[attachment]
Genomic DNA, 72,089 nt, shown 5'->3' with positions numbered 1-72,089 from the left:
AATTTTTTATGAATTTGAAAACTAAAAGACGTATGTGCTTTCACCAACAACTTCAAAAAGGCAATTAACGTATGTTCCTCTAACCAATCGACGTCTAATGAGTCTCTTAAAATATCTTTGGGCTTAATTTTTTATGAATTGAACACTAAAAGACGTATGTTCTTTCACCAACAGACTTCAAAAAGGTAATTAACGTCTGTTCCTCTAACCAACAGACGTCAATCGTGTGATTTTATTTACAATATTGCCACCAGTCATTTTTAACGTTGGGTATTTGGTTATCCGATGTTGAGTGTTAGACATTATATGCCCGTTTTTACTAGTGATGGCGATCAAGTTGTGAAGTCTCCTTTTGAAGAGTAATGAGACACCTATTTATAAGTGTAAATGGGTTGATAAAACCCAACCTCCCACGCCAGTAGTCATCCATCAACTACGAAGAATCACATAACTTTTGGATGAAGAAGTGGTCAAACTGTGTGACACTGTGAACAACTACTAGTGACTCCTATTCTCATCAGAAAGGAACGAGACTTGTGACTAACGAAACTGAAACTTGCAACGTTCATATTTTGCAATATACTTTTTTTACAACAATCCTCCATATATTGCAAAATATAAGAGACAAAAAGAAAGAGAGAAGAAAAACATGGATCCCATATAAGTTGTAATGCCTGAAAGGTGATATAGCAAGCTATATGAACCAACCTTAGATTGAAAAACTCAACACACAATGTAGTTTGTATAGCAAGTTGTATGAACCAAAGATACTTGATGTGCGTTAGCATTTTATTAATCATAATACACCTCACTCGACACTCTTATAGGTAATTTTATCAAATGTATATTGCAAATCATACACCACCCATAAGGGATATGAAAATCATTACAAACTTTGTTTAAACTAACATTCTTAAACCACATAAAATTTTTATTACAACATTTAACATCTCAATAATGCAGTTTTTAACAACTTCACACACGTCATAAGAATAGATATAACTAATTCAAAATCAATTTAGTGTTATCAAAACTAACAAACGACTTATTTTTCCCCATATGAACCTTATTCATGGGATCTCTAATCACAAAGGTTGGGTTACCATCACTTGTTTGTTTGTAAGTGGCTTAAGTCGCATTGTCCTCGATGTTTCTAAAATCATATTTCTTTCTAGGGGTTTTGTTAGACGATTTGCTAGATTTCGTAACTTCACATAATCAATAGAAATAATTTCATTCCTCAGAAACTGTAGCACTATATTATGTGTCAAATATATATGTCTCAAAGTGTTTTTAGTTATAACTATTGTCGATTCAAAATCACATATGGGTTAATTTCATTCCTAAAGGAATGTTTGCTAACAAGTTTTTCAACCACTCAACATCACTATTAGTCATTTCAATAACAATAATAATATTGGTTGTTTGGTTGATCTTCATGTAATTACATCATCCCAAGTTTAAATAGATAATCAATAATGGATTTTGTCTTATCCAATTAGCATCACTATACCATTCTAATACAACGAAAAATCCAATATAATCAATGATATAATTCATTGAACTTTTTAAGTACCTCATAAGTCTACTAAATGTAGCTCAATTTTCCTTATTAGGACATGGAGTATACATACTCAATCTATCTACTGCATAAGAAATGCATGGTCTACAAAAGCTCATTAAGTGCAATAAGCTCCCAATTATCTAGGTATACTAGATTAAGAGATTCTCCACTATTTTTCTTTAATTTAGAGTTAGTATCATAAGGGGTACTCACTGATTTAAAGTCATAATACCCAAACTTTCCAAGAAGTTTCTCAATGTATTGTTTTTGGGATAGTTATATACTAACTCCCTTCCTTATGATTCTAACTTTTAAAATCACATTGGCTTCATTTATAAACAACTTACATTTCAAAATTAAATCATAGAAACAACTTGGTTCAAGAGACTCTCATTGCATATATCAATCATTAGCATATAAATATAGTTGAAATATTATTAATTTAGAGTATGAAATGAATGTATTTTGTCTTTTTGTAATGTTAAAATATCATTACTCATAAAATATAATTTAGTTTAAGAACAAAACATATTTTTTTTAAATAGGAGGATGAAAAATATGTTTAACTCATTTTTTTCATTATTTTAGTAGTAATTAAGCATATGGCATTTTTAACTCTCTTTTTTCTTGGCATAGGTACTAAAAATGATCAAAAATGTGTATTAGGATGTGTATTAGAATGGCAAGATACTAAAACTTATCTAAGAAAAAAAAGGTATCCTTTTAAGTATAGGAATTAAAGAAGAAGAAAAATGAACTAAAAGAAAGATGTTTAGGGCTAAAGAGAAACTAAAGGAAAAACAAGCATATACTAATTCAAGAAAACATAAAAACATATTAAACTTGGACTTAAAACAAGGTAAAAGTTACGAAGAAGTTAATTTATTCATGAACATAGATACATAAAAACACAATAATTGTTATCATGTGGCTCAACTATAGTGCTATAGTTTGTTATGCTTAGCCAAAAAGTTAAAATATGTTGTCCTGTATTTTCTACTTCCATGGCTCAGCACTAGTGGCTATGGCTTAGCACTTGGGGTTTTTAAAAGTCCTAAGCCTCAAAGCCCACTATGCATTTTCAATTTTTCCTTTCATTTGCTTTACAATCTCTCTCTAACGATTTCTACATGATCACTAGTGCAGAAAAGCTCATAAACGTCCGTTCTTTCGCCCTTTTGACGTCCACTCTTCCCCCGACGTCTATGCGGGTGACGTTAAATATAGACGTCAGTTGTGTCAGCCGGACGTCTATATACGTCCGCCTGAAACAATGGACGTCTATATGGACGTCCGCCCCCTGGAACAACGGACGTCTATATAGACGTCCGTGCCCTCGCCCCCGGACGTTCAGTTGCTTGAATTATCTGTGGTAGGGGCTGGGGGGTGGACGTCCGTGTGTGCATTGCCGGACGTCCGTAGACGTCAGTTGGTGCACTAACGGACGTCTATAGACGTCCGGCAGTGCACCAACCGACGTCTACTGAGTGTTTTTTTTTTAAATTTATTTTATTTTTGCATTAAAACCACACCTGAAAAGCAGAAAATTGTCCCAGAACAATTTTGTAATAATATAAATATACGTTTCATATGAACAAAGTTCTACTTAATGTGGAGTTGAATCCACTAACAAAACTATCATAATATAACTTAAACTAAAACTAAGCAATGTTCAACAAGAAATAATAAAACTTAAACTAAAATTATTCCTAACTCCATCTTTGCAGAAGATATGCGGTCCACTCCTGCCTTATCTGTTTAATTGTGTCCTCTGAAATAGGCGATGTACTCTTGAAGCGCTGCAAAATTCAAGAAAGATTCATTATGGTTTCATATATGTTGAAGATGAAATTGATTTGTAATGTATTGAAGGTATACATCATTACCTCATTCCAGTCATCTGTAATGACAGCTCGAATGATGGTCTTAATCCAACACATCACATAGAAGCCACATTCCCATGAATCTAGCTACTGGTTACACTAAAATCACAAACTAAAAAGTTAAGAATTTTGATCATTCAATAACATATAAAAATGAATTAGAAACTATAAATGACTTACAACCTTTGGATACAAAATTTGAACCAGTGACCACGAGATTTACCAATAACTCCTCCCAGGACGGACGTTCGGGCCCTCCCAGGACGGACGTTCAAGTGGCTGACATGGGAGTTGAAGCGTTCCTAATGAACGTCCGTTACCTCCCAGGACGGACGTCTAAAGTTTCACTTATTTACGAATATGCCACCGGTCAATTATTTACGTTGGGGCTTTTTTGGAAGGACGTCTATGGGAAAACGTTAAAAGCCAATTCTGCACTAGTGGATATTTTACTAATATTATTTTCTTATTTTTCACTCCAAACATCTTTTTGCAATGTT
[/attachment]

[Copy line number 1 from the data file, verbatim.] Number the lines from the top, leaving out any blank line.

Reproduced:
Genomic DNA, 72,089 nt, shown 5'->3' with positions numbered 1-72,089 from the left: